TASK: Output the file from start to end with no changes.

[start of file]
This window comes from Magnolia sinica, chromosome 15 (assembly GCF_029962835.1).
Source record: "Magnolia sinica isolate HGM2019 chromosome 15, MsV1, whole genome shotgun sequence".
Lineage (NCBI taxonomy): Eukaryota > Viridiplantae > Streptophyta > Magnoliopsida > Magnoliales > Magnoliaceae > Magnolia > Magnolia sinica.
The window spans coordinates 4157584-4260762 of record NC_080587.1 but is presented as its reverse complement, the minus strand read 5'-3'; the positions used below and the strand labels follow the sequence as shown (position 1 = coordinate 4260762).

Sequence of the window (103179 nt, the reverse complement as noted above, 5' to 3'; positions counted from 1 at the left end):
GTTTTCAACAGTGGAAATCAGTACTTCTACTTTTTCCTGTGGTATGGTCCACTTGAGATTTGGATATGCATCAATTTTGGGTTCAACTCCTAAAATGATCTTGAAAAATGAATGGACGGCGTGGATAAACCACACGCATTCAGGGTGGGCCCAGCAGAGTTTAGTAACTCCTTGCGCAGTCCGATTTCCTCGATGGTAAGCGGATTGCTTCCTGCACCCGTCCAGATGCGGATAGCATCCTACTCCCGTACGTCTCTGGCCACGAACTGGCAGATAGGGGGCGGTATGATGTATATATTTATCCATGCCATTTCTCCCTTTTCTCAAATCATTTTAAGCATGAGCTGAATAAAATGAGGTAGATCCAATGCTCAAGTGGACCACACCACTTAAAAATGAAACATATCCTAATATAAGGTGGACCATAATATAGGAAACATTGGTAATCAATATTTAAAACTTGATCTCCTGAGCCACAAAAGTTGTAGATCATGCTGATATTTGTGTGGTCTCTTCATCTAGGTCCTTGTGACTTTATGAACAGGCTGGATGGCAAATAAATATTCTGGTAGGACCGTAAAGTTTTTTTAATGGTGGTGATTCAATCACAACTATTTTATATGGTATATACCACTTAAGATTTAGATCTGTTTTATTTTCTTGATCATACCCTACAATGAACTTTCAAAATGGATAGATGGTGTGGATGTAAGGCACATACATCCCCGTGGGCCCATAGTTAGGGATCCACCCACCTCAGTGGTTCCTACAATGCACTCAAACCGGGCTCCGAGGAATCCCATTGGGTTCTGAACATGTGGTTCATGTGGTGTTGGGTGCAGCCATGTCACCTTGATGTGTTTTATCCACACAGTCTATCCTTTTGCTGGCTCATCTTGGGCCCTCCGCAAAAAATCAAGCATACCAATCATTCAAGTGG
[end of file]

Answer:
This window comes from Magnolia sinica, chromosome 15 (assembly GCF_029962835.1).
Source record: "Magnolia sinica isolate HGM2019 chromosome 15, MsV1, whole genome shotgun sequence".
Lineage (NCBI taxonomy): Eukaryota > Viridiplantae > Streptophyta > Magnoliopsida > Magnoliales > Magnoliaceae > Magnolia > Magnolia sinica.
The window spans coordinates 4157584-4260762 of record NC_080587.1 but is presented as its reverse complement, the minus strand read 5'-3'; the positions used below and the strand labels follow the sequence as shown (position 1 = coordinate 4260762).

Sequence of the window (103179 nt, the reverse complement as noted above, 5' to 3'; positions counted from 1 at the left end):
GTTTTCAACAGTGGAAATCAGTACTTCTACTTTTTCCTGTGGTATGGTCCACTTGAGATTTGGATATGCATCAATTTTGGGTTCAACTCCTAAAATGATCTTGAAAAATGAATGGACGGCGTGGATAAACCACACGCATTCAGGGTGGGCCCAGCAGAGTTTAGTAACTCCTTGCGCAGTCCGATTTCCTCGATGGTAAGCGGATTGCTTCCTGCACCCGTCCAGATGCGGATAGCATCCTACTCCCGTACGTCTCTGGCCACGAACTGGCAGATAGGGGGCGGTATGATGTATATATTTATCCATGCCATTTCTCCCTTTTCTCAAATCATTTTAAGCATGAGCTGAATAAAATGAGGTAGATCCAATGCTCAAGTGGACCACACCACTTAAAAATGAAACATATCCTAATATAAGGTGGACCATAATATAGGAAACATTGGTAATCAATATTTAAAACTTGATCTCCTGAGCCACAAAAGTTGTAGATCATGCTGATATTTGTGTGGTCTCTTCATCTAGGTCCTTGTGACTTTATGAACAGGCTGGATGGCAAATAAATATTCTGGTAGGACCGTAAAGTTTTTTTAATGGTGGTGATTCAATCACAACTATTTTATATGGTATATACCACTTAAGATTTAGATCTGTTTTATTTTCTTGATCATACCCTACAATGAACTTTCAAAATGGATAGATGGTGTGGATGTAAGGCACATACATCCCCGTGGGCCCATAGTTAGGGATCCACCCACCTCAGTGGTTCCTACAATGCACTCAAACCGGGCTCCGAGGAATCCCATTGGGTTCTGAACATGTGGTTCATGTGGTGTTGGGTGCAGCCATGTCACCTTGATGTGTTTTATCCACACAGTCTATCCTTTTGCTGGCTCATCTTGGGCCCTCCGCAAAAAATCAAGCATACCAATCATTCAAGTGG